Most of our leaves have come off their summer perches. They are finished impressing all of the "Leaf Peepers" in our area, and can now come down to begin their next step in the evolution of things organic. Life is a progression. Nothing is wasted, and no stage is without it's benefits. The leaves have gone from bright green leaf buds to wonderful large summer leaves, green and plump. Then they shed their chlorophyll and take on their glorious autumn colors.
Mustard is what I call the next (and present) color stage. The trees seem to be spread with mustard. The leaves come down in the wind and rain, and the raker's come out into the garden. They come armed with rakes and tarps. The experienced and wary ones also come with gloves. Not because their hands are cold, but because a rake and leaves usually combine to create some of the most painful blisters on the palms of our tender hands. Of course, if you start with callused hands, the gloves can stay inside until it's cold outside!
When we lived in the Connecticut suburbs, raking leaves was an annual chore that HAD to be attended to. The leaves were dealt with in three different ways. First they were raked into the tarp and carried into the woods that resided on our back property line. They remained there in a huge pile. This huge pile by spring had diminished greatly. Every year I added to it. It gradually turned into leaf "mold", which is broken down leaves. It is pretty acid and has somewhat less place in the garden. The blueberries loved it! I also mixed it into the vegetable garden to encourage worms and looser soil. I also used it to add to the compost pile when the mix was too green. I must admit the kids loved playing in it as well when it was newly replenished.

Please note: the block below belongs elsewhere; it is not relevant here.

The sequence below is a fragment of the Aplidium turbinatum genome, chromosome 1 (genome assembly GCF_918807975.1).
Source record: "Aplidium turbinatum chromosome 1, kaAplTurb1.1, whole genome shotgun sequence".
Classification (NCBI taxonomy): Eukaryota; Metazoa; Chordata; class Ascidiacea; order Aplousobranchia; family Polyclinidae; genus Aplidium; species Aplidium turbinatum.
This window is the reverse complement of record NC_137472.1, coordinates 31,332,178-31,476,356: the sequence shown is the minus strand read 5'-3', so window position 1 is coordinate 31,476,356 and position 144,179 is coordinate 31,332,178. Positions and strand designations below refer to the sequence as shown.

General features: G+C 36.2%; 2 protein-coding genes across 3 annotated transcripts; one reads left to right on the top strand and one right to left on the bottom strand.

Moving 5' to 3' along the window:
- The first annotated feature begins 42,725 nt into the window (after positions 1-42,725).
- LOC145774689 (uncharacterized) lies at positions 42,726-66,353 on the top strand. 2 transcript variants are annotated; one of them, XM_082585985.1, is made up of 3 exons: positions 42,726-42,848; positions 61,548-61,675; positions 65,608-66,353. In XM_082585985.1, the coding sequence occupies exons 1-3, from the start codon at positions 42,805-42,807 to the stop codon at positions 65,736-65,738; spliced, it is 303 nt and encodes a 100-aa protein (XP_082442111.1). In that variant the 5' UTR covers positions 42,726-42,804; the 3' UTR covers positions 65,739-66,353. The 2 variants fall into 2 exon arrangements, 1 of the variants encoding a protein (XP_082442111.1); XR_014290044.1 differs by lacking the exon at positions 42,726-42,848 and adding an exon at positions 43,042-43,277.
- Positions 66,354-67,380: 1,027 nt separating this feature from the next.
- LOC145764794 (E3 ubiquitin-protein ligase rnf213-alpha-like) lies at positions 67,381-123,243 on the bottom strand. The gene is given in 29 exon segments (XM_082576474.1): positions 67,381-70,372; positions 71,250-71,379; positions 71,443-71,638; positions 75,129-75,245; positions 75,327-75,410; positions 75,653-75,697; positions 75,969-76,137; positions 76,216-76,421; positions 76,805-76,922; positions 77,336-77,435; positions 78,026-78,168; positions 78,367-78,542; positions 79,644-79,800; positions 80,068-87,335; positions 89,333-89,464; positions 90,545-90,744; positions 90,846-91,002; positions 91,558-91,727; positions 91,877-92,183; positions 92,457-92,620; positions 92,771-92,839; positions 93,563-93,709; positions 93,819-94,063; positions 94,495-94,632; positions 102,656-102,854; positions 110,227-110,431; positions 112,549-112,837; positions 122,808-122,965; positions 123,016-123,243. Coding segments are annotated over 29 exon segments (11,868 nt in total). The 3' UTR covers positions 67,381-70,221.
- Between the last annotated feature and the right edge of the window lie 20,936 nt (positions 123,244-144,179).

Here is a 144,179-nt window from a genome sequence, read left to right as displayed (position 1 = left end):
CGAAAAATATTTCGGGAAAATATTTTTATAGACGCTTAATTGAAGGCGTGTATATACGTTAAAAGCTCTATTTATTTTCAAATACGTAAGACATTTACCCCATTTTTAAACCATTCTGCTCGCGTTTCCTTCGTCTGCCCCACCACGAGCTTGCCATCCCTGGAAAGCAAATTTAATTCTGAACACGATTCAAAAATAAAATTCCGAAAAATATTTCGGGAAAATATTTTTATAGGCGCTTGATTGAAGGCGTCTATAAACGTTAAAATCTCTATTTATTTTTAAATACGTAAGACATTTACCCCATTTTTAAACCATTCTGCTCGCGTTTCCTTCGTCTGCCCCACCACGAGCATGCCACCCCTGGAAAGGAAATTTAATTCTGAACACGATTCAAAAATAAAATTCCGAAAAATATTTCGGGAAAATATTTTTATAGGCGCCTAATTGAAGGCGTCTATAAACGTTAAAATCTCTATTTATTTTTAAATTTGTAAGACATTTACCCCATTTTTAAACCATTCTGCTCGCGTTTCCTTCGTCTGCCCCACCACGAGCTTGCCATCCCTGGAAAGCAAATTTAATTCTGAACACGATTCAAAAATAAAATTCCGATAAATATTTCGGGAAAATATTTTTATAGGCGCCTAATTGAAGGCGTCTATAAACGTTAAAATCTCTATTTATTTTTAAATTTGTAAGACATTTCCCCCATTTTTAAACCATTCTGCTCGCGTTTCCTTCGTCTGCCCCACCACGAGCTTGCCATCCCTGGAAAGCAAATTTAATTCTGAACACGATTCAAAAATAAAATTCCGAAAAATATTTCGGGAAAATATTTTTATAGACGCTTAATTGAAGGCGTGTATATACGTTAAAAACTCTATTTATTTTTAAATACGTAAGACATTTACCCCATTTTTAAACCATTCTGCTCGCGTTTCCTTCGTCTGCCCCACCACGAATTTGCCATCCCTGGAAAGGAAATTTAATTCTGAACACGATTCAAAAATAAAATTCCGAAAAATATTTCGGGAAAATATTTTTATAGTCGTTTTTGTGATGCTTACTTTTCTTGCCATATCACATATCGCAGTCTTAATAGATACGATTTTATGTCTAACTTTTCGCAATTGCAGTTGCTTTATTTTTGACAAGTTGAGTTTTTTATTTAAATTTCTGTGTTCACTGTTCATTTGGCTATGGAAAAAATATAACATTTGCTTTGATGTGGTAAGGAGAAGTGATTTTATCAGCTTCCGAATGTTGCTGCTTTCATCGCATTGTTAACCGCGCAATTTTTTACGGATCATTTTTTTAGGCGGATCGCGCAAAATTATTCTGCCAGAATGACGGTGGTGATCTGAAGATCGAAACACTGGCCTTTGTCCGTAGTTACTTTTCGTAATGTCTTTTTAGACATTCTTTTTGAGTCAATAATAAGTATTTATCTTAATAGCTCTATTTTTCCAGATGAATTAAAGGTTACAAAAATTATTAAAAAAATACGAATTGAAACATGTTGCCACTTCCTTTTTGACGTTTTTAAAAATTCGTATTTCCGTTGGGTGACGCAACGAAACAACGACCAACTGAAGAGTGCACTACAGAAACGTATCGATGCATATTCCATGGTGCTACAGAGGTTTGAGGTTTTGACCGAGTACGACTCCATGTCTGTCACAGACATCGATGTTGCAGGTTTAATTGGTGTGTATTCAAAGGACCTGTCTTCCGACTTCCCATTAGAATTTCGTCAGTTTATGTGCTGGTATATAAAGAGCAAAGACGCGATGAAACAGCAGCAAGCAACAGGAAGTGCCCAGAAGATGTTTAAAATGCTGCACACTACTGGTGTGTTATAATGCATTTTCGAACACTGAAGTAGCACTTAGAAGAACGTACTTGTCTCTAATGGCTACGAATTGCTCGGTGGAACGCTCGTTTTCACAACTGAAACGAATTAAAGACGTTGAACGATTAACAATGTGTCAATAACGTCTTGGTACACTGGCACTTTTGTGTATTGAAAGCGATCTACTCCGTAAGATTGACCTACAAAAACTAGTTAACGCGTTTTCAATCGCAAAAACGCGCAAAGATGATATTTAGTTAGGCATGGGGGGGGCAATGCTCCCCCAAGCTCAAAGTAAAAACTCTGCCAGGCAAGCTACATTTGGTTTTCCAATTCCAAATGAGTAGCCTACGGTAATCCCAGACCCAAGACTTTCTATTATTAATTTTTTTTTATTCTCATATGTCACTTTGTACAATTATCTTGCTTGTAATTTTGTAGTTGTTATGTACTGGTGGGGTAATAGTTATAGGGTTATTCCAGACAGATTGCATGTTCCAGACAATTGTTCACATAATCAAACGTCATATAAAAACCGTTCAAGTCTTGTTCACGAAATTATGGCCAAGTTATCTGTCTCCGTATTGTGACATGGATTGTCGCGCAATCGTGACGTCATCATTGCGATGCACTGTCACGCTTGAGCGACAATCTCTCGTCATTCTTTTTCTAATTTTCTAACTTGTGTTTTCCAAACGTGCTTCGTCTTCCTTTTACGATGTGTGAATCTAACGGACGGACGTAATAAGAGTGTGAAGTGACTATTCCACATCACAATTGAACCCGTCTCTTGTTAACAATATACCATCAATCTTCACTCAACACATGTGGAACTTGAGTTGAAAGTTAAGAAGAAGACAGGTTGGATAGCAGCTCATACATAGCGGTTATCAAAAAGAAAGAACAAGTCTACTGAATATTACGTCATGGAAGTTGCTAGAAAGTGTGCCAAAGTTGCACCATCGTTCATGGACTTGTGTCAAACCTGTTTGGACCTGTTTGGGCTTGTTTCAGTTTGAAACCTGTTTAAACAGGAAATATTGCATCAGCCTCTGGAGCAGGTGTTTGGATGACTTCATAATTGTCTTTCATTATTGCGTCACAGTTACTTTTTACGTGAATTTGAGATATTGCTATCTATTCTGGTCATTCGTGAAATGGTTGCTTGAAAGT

Then when there weren't too many leaves left on the lawn, I would just let them stay there, ready to be chopped up by the last few mowing's. The lawn mower would cut them up and mix them with the grass. I would mow in such a way that I got rows which I could finally push onto the tarp and dump into the compost bin. It would heat up nicely and be all ready to go into the garden come spring!
The last of the leaves, too far from the compost bin, and leaf pile went into the street, right by the curb. A few times every fall "snofalaphagus" (as the kids called it) would come by and suck the leaves up into the town truck, carting them off for the town compost. In the spring we were welcome to go and get as much as we wanted for our gardens. I had my own compost, so I never took advantage of that.
Now, however, we live in the country. The only leaves that get raked are those that accumulate in the driveway. They can be quite lethal when wet and slippery! The gardens just accumulate leaves and I leave them there to mulch the plants. In the spring I remove them after they've protected the garden all winter.
If you have a lawn, it is important to rake the leaves up. Leaves will mat down and suffocate the grass below. It will stop your lawn from breathing, making it quite vulnerable to different kinds of mold and disease, to say nothing of the insects that will take refuge there!
So, grab the gloves, rake and tarp. Invite the children to either help (OK, so maybe the word is "bribe") or play in the leaf piles. Some of the happiest memories of childhood are made there. The weather is delightful; working in a sweatshirt and jeans just feels wonderful in the fall; breathing in the cool air is so invigorating. It's all the stuff of joy. Even the occasional blister is worth it. Autumn! It's wonderful!